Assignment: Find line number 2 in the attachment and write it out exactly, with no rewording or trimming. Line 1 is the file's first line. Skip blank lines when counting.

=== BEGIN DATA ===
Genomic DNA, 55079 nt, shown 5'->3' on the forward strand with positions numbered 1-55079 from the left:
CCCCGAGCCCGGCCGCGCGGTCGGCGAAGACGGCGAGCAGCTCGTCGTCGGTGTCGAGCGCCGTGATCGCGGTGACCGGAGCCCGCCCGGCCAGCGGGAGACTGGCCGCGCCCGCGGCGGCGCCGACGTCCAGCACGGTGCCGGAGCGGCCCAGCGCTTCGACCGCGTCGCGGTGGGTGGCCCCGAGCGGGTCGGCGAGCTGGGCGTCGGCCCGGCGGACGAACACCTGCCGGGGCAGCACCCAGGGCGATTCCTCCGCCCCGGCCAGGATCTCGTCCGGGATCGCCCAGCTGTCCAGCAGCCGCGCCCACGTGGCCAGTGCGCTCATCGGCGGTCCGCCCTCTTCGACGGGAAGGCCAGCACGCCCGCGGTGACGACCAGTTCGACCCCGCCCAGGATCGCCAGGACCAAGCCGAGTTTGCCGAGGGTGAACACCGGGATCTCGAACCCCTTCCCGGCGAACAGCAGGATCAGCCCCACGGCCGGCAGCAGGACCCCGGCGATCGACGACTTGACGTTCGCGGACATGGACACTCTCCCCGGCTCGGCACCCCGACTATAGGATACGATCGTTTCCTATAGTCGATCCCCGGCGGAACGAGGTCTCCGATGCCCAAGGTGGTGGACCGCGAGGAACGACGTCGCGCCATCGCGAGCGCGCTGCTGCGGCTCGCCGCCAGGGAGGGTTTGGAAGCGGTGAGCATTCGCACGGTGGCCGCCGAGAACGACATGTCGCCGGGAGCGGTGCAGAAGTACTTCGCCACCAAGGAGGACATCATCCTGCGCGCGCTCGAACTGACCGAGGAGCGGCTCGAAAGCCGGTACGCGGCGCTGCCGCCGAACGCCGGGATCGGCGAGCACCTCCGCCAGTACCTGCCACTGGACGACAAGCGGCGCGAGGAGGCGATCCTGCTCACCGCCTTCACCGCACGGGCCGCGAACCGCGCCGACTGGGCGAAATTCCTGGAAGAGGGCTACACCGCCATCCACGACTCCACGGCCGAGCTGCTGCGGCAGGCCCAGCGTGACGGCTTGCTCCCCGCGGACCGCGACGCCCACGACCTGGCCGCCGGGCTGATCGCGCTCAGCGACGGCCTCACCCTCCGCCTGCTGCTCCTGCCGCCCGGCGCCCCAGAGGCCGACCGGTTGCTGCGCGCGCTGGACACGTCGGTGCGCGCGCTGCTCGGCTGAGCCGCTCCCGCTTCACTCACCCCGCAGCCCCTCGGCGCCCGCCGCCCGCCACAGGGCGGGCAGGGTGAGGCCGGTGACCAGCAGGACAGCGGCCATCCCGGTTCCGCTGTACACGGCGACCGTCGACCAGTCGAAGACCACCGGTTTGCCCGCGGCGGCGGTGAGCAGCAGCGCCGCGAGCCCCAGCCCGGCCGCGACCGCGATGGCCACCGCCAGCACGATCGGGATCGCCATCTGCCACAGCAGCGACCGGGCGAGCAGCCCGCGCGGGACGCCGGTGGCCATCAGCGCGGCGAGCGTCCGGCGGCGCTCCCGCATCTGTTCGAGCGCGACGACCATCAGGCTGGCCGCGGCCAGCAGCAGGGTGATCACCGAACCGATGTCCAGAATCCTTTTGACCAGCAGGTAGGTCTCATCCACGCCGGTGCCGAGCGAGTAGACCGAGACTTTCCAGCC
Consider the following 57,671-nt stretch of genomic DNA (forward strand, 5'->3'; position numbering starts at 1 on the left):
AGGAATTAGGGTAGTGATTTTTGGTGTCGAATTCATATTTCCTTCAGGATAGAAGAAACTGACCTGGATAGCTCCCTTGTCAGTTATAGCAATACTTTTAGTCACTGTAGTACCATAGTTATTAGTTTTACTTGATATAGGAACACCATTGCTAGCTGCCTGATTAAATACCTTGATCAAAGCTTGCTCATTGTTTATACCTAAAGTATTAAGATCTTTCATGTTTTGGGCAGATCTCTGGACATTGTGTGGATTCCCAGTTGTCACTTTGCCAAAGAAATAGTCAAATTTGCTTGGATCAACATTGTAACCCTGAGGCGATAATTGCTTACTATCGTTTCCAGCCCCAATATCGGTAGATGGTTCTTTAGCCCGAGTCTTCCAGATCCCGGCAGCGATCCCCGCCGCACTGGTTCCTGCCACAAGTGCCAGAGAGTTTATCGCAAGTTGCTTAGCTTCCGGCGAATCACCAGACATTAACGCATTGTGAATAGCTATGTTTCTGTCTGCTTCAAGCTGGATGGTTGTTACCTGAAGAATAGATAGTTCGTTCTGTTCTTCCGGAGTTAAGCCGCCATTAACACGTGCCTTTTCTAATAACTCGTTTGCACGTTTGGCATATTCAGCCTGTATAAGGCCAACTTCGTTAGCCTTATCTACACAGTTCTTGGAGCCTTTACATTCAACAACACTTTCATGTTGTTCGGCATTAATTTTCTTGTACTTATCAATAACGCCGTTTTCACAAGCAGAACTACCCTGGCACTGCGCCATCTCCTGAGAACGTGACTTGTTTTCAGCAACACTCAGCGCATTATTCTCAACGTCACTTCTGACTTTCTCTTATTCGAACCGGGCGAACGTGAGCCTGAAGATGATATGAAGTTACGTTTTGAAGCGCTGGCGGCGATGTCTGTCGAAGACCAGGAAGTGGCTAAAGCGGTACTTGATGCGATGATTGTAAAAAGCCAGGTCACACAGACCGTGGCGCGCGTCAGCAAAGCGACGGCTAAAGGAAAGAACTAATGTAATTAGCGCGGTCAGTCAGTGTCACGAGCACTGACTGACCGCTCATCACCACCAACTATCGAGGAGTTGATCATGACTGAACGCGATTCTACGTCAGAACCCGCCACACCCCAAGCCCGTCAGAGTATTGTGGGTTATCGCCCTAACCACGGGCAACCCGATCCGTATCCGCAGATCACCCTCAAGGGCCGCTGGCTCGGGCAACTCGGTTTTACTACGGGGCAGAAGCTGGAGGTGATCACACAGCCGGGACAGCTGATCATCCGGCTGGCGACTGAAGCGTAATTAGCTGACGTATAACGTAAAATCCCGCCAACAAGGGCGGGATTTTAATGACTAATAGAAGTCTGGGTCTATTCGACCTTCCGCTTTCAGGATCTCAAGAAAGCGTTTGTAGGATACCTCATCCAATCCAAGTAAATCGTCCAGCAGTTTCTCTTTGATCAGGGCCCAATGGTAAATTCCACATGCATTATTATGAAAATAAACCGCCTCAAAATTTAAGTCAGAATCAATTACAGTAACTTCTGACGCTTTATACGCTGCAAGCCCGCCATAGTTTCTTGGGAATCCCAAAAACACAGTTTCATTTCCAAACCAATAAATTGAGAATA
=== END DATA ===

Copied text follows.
CCCCGAGCCCGGCCGCGCGGTCGGCGAAGACGGCGAGCAGCTCGTCGTCGGTGTCGAGCGCCGTGATCGCGGTGACCGGAGCCCGCCCGGCCAGCGGGAGACTGGCCGCGCCCGCGGCGGCGCCGACGTCCAGCACGGTGCCGGAGCGGCCCAGCGCTTCGACCGCGTCGCGGTGGGTGGCCCCGAGCGGGTCGGCGAGCTGGGCGTCGGCCCGGCGGACGAACACCTGCCGGGGCAGCACCCAGGGCGATTCCTCCGCCCCGGCCAGGATCTCGTCCGGGATCGCCCAGCTGTCCAGCAGCCGCGCCCACGTGGCCAGTGCGCTCATCGGCGGTCCGCCCTCTTCGACGGGAAGGCCAGCACGCCCGCGGTGACGACCAGTTCGACCCCGCCCAGGATCGCCAGGACCAAGCCGAGTTTGCCGAGGGTGAACACCGGGATCTCGAACCCCTTCCCGGCGAACAGCAGGATCAGCCCCACGGCCGGCAGCAGGACCCCGGCGATCGACGACTTGACGTTCGCGGACATGGACACTCTCCCCGGCTCGGCACCCCGACTATAGGATACGATCGTTTCCTATAGTCGATCCCCGGCGGAACGAGGTCTCCGATGCCCAAGGTGGTGGACCGCGAGGAACGACGTCGCGCCATCGCGAGCGCGCTGCTGCGGCTCGCCGCCAGGGAGGGTTTGGAAGCGGTGAGCATTCGCACGGTGGCCGCCGAGAACGACATGTCGCCGGGAGCGGTGCAGAAGTACTTCGCCACCAAGGAGGACATCATCCTGCGCGCGCTCGAACTGACCGAGGAGCGGCTCGAAAGCCGGTACGCGGCGCTGCCGCCGAACGCCGGGATCGGCGAGCACCTCCGCCAGTACCTGCCACTGGACGACAAGCGGCGCGAGGAGGCGATCCTGCTCACCGCCTTCACCGCACGGGCCGCGAACCGCGCCGACTGGGCGAAATTCCTGGAAGAGGGCTACACCGCCATCCACGACTCCACGGCCGAGCTGCTGCGGCAGGCCCAGCGTGACGGCTTGCTCCCCGCGGACCGCGACGCCCACGACCTGGCCGCCGGGCTGATCGCGCTCAGCGACGGCCTCACCCTCCGCCTGCTGCTCCTGCCGCCCGGCGCCCCAGAGGCCGACCGGTTGCTGCGCGCGCTGGACACGTCGGTGCGCGCGCTGCTCGGCTGAGCCGCTCCCGCTTCACTCACCCCGCAGCCCCTCGGCGCCCGCCGCCCGCCACAGGGCGGGCAGGGTGAGGCCGGTGACCAGCAGGACAGCGGCCATCCCGGTTCCGCTGTACACGGCGACCGTCGACCAGTCGAAGACCACCGGTTTGCCCGCGGCGGCGGTGAGCAGCAGCGCCGCGAGCCCCAGCCCGGCCGCGACCGCGATGGCCACCGCCAGCACGATCGGGATCGCCATCTGCCACAGCAGCGACCGGGCGAGCAGCCCGCGCGGGACGCCGGTGGCCATCAGCGCGGCGAGCGTCCGGCGGCGCTCCCGCATCTGTTCGAGCGCGACGACCATCAGGCTGGCCGCGGCCAGCAGCAGGGTGATCACCGAACCGATGTCCAGAATCCTTTTGACCAGCAGGTAGGTCTCATCCACGCCGGTGCCGAGCGAGTAGACCGAGACTTTCCAGCC